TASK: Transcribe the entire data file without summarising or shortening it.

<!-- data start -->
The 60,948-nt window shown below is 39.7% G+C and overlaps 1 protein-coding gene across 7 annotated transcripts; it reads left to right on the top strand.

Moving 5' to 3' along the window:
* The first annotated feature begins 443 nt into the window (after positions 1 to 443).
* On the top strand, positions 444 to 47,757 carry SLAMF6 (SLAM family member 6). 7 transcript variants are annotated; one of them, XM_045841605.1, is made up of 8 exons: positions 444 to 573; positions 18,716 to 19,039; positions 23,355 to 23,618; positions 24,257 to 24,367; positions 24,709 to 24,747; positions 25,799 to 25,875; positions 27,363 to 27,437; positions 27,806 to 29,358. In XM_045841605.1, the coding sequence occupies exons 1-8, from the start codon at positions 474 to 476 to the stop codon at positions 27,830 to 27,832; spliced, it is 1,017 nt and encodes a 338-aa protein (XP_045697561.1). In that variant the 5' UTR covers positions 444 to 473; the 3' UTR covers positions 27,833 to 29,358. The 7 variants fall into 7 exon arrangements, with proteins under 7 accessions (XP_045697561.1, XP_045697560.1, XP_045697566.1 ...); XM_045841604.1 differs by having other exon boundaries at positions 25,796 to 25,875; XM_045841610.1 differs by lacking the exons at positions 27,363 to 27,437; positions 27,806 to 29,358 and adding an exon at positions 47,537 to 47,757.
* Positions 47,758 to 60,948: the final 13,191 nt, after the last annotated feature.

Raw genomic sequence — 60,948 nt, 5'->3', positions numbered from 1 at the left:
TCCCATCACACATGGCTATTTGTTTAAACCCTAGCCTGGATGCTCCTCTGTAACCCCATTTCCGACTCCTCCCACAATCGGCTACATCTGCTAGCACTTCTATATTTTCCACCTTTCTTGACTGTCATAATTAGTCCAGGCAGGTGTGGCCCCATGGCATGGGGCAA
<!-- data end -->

The 60,948-nt window shown below is 39.7% G+C and overlaps 1 protein-coding gene across 7 annotated transcripts; it reads left to right on the top strand.

Moving 5' to 3' along the window:
* The first annotated feature begins 443 nt into the window (after positions 1 to 443).
* On the top strand, positions 444 to 47,757 carry SLAMF6 (SLAM family member 6). 7 transcript variants are annotated; one of them, XM_045841605.1, is made up of 8 exons: positions 444 to 573; positions 18,716 to 19,039; positions 23,355 to 23,618; positions 24,257 to 24,367; positions 24,709 to 24,747; positions 25,799 to 25,875; positions 27,363 to 27,437; positions 27,806 to 29,358. In XM_045841605.1, the coding sequence occupies exons 1-8, from the start codon at positions 474 to 476 to the stop codon at positions 27,830 to 27,832; spliced, it is 1,017 nt and encodes a 338-aa protein (XP_045697561.1). In that variant the 5' UTR covers positions 444 to 473; the 3' UTR covers positions 27,833 to 29,358. The 7 variants fall into 7 exon arrangements, with proteins under 7 accessions (XP_045697561.1, XP_045697560.1, XP_045697566.1 ...); XM_045841604.1 differs by having other exon boundaries at positions 25,796 to 25,875; XM_045841610.1 differs by lacking the exons at positions 27,363 to 27,437; positions 27,806 to 29,358 and adding an exon at positions 47,537 to 47,757.
* Positions 47,758 to 60,948: the final 13,191 nt, after the last annotated feature.

Raw genomic sequence — 60,948 nt, 5'->3', positions numbered from 1 at the left:
TCCCATCACACATGGCTATTTGTTTAAACCCTAGCCTGGATGCTCCTCTGTAACCCCATTTCCGACTCCTCCCACAATCGGCTACATCTGCTAGCACTTCTATATTTTCCACCTTTCTTGACTGTCATAATTAGTCCAGGCAGGTGTGGCCCCATGGCATGGGGCAA